Sleep cycle while sedated on propofol
- 0Jan 3, '12 by mochamonsterHello everyone,
It is my understanding that patients still experience sleep/wake cycles while sedated on propofol. However, I am having difficulty finding more information about this. I am curious if measures can be taken when a patient is sedated to prevent/minimize/correct ICU psychosis in patients who have been sedated for long periods of time and aren't receiving the normal cues for the sleep/wake cycle. I've already had patients moved to the east side of the unit to get morning sun, and tried other cues to encourage less sleep during the day, and I know night shift tries to make things as quiet and restful during the night as possible (though I know that is difficult or impossible many times). We also do sedation holidays every shift if stable enough.
Your thoughts and info are appreciated!
- 3,236 Visits
- 1Jan 3, '12 by mochamonsterUsually after, yes. What is prompting me to write this is a patient that has their days and nights so mixed up that they sleep all day and then they are a wild banshee all night. Unfortunately they had to be put back on propofol because they are so agitated. They are hallucinating and clearly have ICU psychosis, but all the psych meds seem to do nothing for them. Add to that they are a hard headed personality per the family. We just keep trying to get them off the propofol, but they seem to keep taking a step back physiologically from their agitation. So, yes, ideally off sedation, but even when they are sedated at times. This patient seems to be having more trouble than most, and I feel they can't help it either.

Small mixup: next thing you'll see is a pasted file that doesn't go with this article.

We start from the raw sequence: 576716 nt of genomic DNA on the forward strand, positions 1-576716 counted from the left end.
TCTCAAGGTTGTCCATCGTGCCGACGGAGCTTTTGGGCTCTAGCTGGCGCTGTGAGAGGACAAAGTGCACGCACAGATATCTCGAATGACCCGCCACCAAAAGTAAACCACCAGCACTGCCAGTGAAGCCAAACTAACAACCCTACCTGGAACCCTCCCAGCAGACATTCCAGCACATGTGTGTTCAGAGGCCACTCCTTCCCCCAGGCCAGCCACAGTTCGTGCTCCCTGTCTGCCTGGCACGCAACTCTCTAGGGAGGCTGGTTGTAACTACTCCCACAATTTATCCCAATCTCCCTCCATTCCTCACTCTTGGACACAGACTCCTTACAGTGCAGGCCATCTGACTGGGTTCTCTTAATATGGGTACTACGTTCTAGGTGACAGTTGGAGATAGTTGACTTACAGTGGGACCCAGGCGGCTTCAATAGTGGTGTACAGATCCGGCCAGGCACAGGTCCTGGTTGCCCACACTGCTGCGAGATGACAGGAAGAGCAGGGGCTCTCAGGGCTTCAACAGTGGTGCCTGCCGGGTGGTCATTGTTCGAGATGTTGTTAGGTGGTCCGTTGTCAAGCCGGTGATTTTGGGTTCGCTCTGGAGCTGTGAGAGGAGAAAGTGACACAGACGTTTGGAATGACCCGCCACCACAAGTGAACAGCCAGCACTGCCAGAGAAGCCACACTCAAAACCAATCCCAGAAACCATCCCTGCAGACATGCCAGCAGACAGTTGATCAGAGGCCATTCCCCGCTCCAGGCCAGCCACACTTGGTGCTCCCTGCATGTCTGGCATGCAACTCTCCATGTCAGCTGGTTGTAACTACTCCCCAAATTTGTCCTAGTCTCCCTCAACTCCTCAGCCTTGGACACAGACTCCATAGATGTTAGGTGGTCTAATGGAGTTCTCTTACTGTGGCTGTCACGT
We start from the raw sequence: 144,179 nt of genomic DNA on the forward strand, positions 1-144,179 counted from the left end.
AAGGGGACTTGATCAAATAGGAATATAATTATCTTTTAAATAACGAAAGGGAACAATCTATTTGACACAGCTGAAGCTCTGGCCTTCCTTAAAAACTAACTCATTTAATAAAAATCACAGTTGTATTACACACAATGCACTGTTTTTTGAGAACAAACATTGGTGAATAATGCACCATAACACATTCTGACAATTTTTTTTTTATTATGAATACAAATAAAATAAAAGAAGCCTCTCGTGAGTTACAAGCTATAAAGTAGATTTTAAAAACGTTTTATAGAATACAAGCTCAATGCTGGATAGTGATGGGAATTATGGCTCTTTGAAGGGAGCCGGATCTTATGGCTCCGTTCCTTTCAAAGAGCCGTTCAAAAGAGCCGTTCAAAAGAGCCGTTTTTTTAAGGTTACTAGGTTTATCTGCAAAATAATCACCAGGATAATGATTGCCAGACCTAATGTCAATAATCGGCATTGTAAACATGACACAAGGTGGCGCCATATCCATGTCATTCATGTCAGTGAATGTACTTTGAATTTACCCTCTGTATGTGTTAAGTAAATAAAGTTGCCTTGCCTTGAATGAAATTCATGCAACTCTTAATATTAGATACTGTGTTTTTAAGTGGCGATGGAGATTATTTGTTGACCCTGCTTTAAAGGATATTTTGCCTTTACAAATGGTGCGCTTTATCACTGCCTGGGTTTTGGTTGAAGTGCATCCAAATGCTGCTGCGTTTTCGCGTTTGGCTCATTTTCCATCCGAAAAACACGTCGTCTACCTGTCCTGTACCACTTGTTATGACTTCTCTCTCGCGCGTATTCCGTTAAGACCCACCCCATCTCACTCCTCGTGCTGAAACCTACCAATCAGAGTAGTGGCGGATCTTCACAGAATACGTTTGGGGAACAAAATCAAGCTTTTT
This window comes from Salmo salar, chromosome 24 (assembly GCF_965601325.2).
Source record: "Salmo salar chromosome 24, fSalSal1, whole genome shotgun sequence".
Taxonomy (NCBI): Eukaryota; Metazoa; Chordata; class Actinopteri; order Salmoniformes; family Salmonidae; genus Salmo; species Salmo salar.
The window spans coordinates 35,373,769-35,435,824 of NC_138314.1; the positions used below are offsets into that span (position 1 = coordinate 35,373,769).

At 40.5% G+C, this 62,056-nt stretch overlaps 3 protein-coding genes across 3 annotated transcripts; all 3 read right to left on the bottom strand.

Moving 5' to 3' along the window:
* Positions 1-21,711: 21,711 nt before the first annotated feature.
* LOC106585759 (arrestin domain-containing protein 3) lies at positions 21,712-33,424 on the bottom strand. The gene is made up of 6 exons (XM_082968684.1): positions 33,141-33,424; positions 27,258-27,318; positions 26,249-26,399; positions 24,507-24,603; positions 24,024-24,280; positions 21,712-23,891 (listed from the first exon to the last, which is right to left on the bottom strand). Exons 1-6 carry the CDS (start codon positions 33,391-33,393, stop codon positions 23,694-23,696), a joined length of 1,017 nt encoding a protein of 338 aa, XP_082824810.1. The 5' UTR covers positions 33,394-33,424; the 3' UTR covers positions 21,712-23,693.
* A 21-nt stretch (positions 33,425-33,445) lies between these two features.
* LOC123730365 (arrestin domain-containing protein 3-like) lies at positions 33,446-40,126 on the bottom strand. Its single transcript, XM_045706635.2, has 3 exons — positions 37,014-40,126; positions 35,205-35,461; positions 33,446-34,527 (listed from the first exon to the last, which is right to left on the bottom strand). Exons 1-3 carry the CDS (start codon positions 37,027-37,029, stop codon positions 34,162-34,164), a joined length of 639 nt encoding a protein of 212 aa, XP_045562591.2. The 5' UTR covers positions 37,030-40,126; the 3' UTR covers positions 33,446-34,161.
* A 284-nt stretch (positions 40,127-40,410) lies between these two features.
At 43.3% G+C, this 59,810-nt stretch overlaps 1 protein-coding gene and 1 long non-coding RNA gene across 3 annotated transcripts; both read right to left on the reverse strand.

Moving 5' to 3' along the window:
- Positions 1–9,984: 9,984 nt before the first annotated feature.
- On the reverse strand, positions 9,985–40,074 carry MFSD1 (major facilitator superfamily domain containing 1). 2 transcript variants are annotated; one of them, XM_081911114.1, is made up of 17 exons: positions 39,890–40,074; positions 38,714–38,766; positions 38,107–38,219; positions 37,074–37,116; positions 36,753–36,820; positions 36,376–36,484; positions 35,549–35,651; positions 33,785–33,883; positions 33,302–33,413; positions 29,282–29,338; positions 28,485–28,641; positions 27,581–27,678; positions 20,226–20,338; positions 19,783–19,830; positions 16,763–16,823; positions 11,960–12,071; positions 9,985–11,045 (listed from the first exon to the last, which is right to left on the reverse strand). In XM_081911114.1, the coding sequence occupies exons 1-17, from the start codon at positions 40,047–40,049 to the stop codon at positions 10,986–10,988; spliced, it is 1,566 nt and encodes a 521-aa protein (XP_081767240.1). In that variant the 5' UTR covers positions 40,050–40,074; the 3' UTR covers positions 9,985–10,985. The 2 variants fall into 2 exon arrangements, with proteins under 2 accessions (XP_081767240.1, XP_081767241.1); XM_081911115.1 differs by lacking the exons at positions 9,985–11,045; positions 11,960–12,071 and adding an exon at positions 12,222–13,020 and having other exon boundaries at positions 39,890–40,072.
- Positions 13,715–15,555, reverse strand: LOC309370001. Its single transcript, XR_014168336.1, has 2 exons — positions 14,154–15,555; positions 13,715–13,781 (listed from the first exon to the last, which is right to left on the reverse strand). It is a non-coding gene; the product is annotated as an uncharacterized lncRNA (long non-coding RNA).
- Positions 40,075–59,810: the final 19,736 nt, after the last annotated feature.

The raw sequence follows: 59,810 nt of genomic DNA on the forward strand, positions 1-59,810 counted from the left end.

- 0Jan 8, '12 by sapphire18 GuideCan you elaborate why you want them off the propofol? I'm assuming they're vented...is it a long term or permanent situation? Just do what you would do for any other pt: minimal stimulation at night, activity during the day. There are more tricks to use too, but it is very difficult to correct ICU psychosis while still in the ICU. Sometimes a change in environment is the only thing that can help.
- 3Jan 8, '12 by BiffbradfordDoes this patient follow commands and make purposeful movements, or just act crazy?
Any reason to question brain damage to some degree (hypoxia or extended hypotension) that might warrant a head CT or EEG?
Got a neuro consult on board?
Just say'n that maybe it's more involved than just just trying to re-orient them.